High: Last year New Orleans became the first city to file suit against the gun industry. Chicago followed. And now many other cities (including Philadelphia, Boston, Miami, San Francisco, and L.A. are considering similar actions. Journalist Fox Butterfield writes about crime and criminal justice for "The New York Times." He'll discuss these suits well as one filed in New York City by a group of individuals who lost family members from gun violence. Butterfield was a member of the "Times" writing staff that won a Pulitzer Prize for its publication of The Pentagon Papers. He's also the author of the book, "All God's Children: The Bosket Family and the American Tradition of Violence."
Spec: Crime; Violence; Weapons; Guns; Government; Lawsuits; Lifestyle; Culture; Legislation; Fox Butterfield

Please note, this is not the final feed of record
Copy: Content and programming copyright 1999 WHYY, Inc. All rights reserved. Transcribed by FDCH, Inc. under license from WHYY, Inc. Formatting copyright 1999 FDCH, Inc. All rights reserved. No quotes from the materials contained herein may be used in any media without attribution to WHYY, Inc. This transcript may not be reproduced in whole or in part without prior written permission.
End-Story: Fox Butterfield

Date: JANUARY 20, 1999
Time: 12:00
Tran: 012002NP.217
Head: Richard Feldman
Sect: News; Domestic
Time: 12:20

TERRY GROSS, HOST: The gun industry is at work fighting the lawsuits against it, and preparing for more. Richard Feldman is the executive director of the gun industry lobby group the American Shooting Sports Council. Its members are from all levels of the gun industry. I spoke with Feldman about how the gun industry is responding to the attacks against it.

The Chicago lawsuit is suing the gun industry for $433 million. And this is going to include police costs, fire department, public hospitals, expenses caused through gun injuries and gun deaths. What do you think of being held financially liable for those costs related to gun injuries and deaths?

RICHARD FELDMAN, EXECUTIVE DIRECTOR, AMERICAN SHOOTING SPORTS COUNCIL: If Chicago would like to credit our industry a million dollars for every time a Chicago police officer has used his gun to prevent a crime from occurring that might be weighing out the equities and the detriments one way.

But to look at the issue -- how come every time a Chicago police officer draws his sidearm, prevents criminals from misusing a knife or a gun, apprehends them -- we're not being credited for that. We're only responsible for the criminal misuse?

When you say that an industry who manufactures a product lawfully, correctly, properly and a non-defective product at that, and when those products are misused by criminals who shouldn't be in position -- possession -- of that product, one has to ask what the Chicago police department has been doing all these many years to combat the problem.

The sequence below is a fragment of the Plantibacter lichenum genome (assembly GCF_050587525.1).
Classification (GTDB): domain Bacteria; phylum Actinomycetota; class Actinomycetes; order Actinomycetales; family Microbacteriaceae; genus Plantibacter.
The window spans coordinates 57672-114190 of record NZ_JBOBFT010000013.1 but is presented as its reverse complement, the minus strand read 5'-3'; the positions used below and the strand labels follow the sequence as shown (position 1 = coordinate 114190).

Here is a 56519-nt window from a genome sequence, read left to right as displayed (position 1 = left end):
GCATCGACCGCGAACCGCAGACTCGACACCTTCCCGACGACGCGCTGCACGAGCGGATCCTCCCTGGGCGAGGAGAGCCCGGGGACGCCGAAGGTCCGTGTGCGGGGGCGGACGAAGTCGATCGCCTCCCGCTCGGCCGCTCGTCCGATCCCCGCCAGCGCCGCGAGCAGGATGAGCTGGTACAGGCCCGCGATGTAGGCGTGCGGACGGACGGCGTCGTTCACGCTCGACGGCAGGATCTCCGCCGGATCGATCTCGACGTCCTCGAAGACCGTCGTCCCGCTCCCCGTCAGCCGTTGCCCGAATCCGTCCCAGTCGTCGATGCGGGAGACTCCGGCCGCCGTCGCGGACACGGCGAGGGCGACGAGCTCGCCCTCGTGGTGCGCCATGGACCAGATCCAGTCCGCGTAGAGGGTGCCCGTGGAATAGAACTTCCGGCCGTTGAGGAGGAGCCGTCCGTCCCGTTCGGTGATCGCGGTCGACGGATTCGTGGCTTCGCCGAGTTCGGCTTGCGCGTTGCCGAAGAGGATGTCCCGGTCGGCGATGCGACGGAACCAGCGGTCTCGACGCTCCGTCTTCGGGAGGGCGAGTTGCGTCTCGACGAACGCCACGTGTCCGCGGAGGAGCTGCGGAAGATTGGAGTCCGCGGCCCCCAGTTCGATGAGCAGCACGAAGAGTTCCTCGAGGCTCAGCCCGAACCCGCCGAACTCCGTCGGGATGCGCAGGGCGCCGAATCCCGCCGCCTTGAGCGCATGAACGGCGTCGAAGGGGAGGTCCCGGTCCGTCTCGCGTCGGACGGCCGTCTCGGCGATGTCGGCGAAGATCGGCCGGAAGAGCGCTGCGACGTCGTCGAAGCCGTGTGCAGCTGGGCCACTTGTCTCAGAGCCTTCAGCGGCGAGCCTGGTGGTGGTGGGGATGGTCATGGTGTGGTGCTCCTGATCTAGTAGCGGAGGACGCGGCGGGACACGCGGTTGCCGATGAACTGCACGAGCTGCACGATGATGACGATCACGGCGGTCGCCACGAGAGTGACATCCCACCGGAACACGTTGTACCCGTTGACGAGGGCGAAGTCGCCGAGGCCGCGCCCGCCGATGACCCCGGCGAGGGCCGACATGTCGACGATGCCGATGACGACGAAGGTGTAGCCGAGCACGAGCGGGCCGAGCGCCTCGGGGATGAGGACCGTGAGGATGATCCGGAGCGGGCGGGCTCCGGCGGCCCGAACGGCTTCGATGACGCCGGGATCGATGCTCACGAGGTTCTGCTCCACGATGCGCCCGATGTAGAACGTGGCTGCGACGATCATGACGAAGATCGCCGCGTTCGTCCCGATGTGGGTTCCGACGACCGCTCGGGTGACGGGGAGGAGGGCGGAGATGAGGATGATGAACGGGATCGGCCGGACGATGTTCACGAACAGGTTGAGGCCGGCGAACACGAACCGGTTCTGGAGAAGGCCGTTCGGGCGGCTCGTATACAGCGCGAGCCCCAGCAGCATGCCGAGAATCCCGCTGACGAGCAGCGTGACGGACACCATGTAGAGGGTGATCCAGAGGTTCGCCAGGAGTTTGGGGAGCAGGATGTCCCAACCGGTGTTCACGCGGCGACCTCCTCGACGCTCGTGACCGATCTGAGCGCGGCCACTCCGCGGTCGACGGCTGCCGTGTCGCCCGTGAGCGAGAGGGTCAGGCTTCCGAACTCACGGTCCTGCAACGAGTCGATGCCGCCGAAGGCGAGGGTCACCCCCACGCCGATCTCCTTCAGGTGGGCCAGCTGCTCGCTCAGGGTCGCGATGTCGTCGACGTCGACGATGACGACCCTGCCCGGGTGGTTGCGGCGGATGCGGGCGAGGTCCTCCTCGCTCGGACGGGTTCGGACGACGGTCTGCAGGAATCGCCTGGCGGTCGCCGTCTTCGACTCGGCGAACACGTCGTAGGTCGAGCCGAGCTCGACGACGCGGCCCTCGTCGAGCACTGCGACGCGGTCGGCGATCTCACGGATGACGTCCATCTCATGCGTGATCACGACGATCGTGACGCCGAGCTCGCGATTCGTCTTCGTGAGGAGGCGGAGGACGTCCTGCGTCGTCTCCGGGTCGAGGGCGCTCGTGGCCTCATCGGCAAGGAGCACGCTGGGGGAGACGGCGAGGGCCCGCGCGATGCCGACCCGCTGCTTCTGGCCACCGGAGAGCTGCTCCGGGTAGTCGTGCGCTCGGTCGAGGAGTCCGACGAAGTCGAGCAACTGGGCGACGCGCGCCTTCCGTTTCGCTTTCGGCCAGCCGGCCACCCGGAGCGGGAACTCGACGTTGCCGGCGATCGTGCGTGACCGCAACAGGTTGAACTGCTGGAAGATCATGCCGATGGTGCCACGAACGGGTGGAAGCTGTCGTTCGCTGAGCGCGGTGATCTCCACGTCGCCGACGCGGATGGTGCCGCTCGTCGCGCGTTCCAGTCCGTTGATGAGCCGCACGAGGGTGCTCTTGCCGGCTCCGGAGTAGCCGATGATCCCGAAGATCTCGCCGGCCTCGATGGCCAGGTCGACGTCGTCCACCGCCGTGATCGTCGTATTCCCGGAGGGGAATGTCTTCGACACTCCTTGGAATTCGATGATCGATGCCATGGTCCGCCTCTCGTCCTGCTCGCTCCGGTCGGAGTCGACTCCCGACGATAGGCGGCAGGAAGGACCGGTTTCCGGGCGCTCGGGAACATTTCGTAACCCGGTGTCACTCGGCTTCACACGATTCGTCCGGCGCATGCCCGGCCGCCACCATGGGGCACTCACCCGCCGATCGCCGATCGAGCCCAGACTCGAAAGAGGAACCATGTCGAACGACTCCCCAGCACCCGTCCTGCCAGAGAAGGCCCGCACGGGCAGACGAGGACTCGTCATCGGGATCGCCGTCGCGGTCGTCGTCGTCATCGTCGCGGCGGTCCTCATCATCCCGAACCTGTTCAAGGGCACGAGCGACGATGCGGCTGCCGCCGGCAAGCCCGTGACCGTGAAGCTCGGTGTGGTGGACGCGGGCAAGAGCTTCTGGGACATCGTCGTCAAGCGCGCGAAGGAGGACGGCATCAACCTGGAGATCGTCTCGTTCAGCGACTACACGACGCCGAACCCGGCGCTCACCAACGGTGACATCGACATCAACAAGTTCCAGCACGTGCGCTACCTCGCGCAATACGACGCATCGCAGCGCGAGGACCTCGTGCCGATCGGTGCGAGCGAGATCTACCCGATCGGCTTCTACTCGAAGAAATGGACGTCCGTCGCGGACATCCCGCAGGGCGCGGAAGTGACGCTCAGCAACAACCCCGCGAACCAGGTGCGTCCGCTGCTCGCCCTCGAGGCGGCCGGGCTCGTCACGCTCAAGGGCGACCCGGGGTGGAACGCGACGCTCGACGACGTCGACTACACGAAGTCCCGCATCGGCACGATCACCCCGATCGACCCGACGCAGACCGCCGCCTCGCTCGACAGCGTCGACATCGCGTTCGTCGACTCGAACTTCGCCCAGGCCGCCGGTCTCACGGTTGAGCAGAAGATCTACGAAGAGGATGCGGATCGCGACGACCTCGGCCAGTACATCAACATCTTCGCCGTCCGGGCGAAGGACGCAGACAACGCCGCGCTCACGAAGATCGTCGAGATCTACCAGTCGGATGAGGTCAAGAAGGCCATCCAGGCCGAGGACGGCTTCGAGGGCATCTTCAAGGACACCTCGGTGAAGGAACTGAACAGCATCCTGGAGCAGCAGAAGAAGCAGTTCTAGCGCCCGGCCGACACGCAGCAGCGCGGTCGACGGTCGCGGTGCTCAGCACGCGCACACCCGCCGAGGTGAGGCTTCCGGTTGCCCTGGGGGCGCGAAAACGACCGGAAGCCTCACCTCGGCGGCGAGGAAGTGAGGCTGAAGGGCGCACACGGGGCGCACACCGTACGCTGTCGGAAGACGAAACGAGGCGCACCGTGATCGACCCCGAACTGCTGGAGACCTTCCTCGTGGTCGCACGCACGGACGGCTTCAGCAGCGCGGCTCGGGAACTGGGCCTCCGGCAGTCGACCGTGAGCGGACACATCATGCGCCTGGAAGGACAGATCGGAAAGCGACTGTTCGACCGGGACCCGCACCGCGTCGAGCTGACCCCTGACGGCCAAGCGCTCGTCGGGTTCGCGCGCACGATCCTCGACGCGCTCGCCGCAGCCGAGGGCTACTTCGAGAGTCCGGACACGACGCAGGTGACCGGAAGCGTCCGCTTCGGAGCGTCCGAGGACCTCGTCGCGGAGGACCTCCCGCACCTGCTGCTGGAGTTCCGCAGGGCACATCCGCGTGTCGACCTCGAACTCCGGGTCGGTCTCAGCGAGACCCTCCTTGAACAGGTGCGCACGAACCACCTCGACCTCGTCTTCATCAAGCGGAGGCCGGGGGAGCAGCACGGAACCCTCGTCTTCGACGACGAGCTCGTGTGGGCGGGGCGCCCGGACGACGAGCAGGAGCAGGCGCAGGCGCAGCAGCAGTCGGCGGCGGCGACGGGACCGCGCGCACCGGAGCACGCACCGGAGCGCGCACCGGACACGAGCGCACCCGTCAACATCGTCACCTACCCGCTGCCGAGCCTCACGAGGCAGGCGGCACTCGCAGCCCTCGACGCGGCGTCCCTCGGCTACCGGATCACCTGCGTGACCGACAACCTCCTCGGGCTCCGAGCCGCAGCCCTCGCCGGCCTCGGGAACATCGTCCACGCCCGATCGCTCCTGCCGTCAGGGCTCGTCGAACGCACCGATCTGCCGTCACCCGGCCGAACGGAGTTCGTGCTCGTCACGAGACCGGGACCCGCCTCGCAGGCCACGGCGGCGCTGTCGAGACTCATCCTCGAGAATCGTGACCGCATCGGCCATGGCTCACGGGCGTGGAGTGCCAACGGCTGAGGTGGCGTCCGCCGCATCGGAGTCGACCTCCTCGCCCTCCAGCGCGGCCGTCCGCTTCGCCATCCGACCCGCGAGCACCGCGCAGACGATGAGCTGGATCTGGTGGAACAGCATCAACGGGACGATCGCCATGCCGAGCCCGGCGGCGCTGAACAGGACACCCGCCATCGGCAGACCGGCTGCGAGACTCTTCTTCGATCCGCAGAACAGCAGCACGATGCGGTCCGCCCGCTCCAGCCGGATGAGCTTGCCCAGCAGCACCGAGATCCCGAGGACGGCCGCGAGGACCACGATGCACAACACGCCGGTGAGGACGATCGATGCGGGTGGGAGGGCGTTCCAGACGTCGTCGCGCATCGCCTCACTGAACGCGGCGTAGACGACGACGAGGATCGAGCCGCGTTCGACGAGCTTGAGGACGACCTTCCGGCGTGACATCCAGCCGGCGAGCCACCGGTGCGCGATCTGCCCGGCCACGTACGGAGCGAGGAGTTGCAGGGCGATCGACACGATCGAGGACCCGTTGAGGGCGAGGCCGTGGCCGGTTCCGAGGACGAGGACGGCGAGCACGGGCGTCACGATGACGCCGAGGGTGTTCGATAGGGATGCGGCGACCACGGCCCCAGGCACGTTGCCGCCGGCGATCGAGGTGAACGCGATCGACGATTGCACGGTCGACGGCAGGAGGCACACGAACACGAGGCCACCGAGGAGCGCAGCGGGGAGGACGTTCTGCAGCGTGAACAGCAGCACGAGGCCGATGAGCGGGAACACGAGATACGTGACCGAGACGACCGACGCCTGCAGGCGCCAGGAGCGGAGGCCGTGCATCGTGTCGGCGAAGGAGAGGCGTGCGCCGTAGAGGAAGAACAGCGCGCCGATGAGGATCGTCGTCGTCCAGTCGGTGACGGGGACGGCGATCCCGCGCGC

All of a sudden Mayor Daley has decided there's a problem in Chicago and instead of saying to his police department, let's figure out a better way. Let's get our police resources together and go after the people misusing guns. No, instead, Mayor Daley is saying, let's blame the people who manufacture the product, who have sold and transferred many times, but eventually -- in a few instances -- get in the hands of the wrong people who misuse those products.

The industry who makes them is responsible? Oh, please, Mayor Daley. The citizens of Chicago aren't that silly and aren't that foolish. And juries across this country don't believe that kind of nonsense. You may be able to say that in a news conference, but the American people know better than that.

GROSS: I want to step back and look at the big picture here. There are already a couple of cities that are suing the gun industry and more cities might do that as well in the near future. What is the gun industry's plan for fighting these lawsuits?

FELDMAN: Well, I think there are several possibilities depending on how many cities in fact decide to spend their precious resources on lawyers going into courts, spending four, five, six years which ultimately will end up as a jury verdict for the defendant -- our industry.

How many lives actually could have been saved by spending those same resources on increased police protection, on the ATF tracking the very people who are misusing guns spying and selling them illegally today? And the citizens are going to have to make decisions, as we do in a democracy, whether their mayors have been effective in the fights that the citizens care about.

Anyone who thinks that by suing the manufacturers of the very products that law-enforcement carries to protect the citizens is going to prevent one single criminal act with a firearm, they're kidding themselves. And they may be able to successfully kid themselves, but I doubt they can kid a majority of the citizens in their cities for very long. We'll fight the suits. We have no choice.

GROSS: How would you compare the city lawsuits against the gun industry with the lawsuits against the tobacco industry?

FELDMAN: Once again, they're really not very much alike at all. Tobacco -- when tobacco is used, as intended by tobacco manufacturers, is harmful to the user. When a handgun is used, as intended by a handgun manufacturer, it doesn't harm the user it can save the users life. Big distinction between those two products.